Alice decides to deploy her capital across the entire price range (as she would have in Uniswap v2). She deposits 500,000 DAI and 333.33 ETH (worth a total of \$1m).
Bob instead creates a concentrated position, depositing only within the price range from 1,000 to 2,250. He deposits 91,751 DAI and 61.17 ETH, worth a total of about $183,500. He keeps the other $816,500 himself, investing it however he prefers.
While Alice has put down 5.44x as much capital as Bob, they earn the same amount of fees, as long as the ETH/DAI price stays within the 1,000 to 2,250 range.
Bob's custom position also acts as a kind of stop-loss for his liquidity. Both Alice and Bob's liquidity will be entirely denominated in ETH if the price of ETH falls to $0. However, Bob will have lost just $159,000, versus Alice's $1m. Bob can use his additional $816,500 to hedge against downside exposure or to invest in any other conceivable strategy.
Instead of providing equivalent liquidity depth as v2 LPs with less capital, v3 LPs can choose to provide greater depth with the same amount of capital as their v2 counterparts. This requires taking on more price risk ("impermanent loss") while supporting greater amounts of trading and earning higher fees.
LPs in more stable pools will likely provide liquidity in particularly narrow ranges. If the ~$25m currently held in the Uniswap v2 DAI/USDC pair was instead concentrated between 0.99 — 1.01 in v3, it would provide the same depth as $5bn in Uniswap v2 as long as the price stayed within that range. If the ~$25m was concentrated into the 0.999 - 1.001 range it would provide the same depth as $50b in Uniswap v2.
The tool below calculates the capital efficiency gains of a concentrated liquidity position (centered around the current price) relative to allocating capital across the entire price curve.
Liquidity Deposit ValueValue of paired tokens$Select ETH price rangeCurrent Price: $1,820V3 Range PositionCapital Required$150,000Fees per $ vs. V25.24xV2 PositionCapital Required$785,779These two positions will earn equal fees and perform identically while the price remains between $1200 and $2800.
At launch, capital efficiency gains will max out at 4000x for LPs providing liquidity within a single 0.10% price range. The v3 pool factory is technically capable of supporting ranges as granular as 0.02%, translating to a maximum 20,000x capital efficiency gains relative to v2. However, more granular pools can increase swap gas costs and might be more useful on Layer 2.

Active Liquidity

If market prices move outside an LP's specified price range, their liquidity is effectively removed from the pool and is no longer earning fees. In this state, an LP's liquidity is composed entirely of the less valuable of the two assets, until the market price moves back into their specified price range or they decide to update their range to account for current prices.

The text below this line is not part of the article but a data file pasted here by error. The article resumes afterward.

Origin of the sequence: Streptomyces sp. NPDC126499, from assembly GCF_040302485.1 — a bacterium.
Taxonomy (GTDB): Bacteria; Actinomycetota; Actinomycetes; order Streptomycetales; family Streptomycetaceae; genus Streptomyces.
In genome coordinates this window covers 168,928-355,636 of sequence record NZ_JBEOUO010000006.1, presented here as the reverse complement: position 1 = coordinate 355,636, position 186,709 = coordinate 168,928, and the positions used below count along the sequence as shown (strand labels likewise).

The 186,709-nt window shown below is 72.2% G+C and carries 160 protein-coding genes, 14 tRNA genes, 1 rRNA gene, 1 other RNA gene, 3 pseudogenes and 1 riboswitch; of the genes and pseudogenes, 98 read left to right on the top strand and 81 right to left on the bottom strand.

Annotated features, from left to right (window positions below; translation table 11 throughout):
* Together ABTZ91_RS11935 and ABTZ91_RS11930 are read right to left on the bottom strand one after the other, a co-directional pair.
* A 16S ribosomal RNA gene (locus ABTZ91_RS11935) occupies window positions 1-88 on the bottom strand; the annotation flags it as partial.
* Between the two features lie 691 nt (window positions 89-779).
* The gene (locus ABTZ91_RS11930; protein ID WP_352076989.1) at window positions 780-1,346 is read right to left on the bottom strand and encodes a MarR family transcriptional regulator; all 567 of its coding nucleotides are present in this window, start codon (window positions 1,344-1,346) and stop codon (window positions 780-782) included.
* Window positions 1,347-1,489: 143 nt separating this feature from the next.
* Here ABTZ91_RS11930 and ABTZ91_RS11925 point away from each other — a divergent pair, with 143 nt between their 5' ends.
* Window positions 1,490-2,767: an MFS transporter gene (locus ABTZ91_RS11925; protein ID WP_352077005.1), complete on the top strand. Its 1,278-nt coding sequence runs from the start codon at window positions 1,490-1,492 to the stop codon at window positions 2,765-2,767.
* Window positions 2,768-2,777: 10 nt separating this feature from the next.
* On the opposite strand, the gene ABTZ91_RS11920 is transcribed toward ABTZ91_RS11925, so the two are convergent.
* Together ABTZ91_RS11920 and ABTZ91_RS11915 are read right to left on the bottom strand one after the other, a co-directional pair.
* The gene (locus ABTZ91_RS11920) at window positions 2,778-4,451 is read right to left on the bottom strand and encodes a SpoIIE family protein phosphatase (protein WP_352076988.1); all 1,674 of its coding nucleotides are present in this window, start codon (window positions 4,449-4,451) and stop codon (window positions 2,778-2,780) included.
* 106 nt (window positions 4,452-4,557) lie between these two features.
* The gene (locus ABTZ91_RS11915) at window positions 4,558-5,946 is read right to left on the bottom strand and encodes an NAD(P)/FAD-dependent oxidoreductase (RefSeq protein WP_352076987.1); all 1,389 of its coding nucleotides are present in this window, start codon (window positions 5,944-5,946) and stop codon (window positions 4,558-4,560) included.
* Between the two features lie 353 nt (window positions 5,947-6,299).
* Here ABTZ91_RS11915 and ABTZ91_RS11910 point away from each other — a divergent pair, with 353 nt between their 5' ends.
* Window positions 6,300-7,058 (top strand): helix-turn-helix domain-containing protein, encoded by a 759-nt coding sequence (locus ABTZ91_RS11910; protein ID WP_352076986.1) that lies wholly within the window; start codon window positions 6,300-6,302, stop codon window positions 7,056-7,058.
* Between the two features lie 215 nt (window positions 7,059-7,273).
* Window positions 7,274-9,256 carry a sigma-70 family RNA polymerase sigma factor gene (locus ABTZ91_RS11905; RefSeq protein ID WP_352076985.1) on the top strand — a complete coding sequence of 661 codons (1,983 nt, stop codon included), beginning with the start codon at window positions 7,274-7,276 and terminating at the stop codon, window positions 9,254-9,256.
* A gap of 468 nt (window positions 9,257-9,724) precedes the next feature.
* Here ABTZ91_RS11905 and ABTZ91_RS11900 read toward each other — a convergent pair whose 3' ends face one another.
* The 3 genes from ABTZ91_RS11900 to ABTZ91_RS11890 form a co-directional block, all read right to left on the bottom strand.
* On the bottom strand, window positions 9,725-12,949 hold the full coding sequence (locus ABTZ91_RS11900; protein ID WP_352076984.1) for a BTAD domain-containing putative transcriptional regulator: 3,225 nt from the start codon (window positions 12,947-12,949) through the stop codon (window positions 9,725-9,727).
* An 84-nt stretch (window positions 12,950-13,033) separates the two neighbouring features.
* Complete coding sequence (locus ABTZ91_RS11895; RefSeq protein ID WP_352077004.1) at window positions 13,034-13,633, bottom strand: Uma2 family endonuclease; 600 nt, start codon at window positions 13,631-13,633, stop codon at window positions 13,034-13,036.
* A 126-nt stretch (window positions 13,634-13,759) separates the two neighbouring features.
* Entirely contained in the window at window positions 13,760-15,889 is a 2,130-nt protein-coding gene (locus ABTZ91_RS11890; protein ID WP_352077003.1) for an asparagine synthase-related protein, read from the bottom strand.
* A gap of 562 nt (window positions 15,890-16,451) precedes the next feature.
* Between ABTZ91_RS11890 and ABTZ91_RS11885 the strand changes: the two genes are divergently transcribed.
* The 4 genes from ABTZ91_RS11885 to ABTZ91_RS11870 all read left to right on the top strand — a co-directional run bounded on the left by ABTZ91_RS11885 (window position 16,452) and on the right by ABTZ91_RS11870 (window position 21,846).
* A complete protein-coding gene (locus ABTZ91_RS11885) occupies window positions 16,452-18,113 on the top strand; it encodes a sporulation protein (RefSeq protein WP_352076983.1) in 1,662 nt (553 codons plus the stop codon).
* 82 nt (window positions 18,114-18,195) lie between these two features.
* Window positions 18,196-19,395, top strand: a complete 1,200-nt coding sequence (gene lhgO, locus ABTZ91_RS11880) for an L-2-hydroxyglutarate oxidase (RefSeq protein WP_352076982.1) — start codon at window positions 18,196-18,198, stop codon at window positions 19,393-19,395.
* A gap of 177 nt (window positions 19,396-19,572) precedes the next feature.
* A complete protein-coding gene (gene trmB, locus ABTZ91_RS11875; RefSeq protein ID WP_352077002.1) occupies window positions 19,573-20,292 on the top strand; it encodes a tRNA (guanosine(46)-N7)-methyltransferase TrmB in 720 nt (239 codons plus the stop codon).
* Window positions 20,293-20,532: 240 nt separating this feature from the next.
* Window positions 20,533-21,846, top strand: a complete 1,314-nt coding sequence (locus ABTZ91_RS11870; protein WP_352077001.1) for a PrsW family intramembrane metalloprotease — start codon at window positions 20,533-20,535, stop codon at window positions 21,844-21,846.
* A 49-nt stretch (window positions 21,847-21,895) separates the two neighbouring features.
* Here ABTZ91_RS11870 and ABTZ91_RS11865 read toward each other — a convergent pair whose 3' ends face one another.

In v3, it is theoretically possible for no liquidity to exist in a given price range. However, we expect rational LPs to continuously update their price ranges to cover the current market price.

Range Orders

V3's LP customizability opens up a novel order feature to complement market orders, which we are calling 'range orders'.
LPs can deposit a single token in a custom price range above or below the current price: if the market price enters into their specified range, they sell one asset for another along a smooth curve while earning swap fees in the process.
Depositing to a narrow range feels similar to a traditional limit order. For example, if the current price of DAI is below 1.001 USDC, Alice could add \$10m worth of DAI to the range of 1.001 — 1.002 DAI/USDC.
Once DAI trades above 1.002 DAI/USDC, Alice's liquidity will have fully converted into USDC. Alice must withdraw her liquidity (or use a third-party service to withdraw on her behalf) to avoid automatically converting back into DAI if DAI/USDC starts trading below 1.002.
The average execution price of a fully executed range order is the geometric average of the minimum and maximum price: in Alice's case, the execution price equals 1.001499 DAI/USDC for a total of \$1,001,499. This execution price does not account for additional swap fees earned during the period in which prices trade within the 1.001 — 1.002 DAI/USDC range.
Range orders within wider ranges may prove particularly useful for profit-taking, buying the dip, and primary issuance events: in the later use case, issuers are now able to deposit liquidity in a single asset and specify the exact range of prices across which they wish to sell their tokens.